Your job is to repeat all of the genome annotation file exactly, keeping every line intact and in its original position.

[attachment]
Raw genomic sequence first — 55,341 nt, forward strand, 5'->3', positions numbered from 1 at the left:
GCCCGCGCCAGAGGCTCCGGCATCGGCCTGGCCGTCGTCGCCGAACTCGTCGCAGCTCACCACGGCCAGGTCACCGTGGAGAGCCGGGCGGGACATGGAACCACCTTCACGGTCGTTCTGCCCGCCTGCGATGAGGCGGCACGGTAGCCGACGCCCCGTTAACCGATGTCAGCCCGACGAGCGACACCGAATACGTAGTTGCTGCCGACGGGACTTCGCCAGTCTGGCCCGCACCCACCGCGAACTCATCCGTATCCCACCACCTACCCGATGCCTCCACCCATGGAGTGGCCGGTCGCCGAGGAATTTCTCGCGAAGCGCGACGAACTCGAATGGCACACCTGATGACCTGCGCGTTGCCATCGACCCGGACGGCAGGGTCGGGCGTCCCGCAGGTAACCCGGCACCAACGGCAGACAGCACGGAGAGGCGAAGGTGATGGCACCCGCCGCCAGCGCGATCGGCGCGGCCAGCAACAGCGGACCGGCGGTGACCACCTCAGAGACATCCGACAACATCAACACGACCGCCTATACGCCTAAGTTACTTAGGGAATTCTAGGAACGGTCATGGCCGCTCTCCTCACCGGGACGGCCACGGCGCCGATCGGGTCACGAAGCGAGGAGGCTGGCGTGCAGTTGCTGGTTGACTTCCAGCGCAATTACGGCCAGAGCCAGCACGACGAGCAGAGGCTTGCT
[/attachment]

Raw genomic sequence first — 55,341 nt, forward strand, 5'->3', positions numbered from 1 at the left:
GCCCGCGCCAGAGGCTCCGGCATCGGCCTGGCCGTCGTCGCCGAACTCGTCGCAGCTCACCACGGCCAGGTCACCGTGGAGAGCCGGGCGGGACATGGAACCACCTTCACGGTCGTTCTGCCCGCCTGCGATGAGGCGGCACGGTAGCCGACGCCCCGTTAACCGATGTCAGCCCGACGAGCGACACCGAATACGTAGTTGCTGCCGACGGGACTTCGCCAGTCTGGCCCGCACCCACCGCGAACTCATCCGTATCCCACCACCTACCCGATGCCTCCACCCATGGAGTGGCCGGTCGCCGAGGAATTTCTCGCGAAGCGCGACGAACTCGAATGGCACACCTGATGACCTGCGCGTTGCCATCGACCCGGACGGCAGGGTCGGGCGTCCCGCAGGTAACCCGGCACCAACGGCAGACAGCACGGAGAGGCGAAGGTGATGGCACCCGCCGCCAGCGCGATCGGCGCGGCCAGCAACAGCGGACCGGCGGTGACCACCTCAGAGACATCCGACAACATCAACACGACCGCCTATACGCCTAAGTTACTTAGGGAATTCTAGGAACGGTCATGGCCGCTCTCCTCACCGGGACGGCCACGGCGCCGATCGGGTCACGAAGCGAGGAGGCTGGCGTGCAGTTGCTGGTTGACTTCCAGCGCAATTACGGCCAGAGCCAGCACGACGAGCAGAGGCTTGCT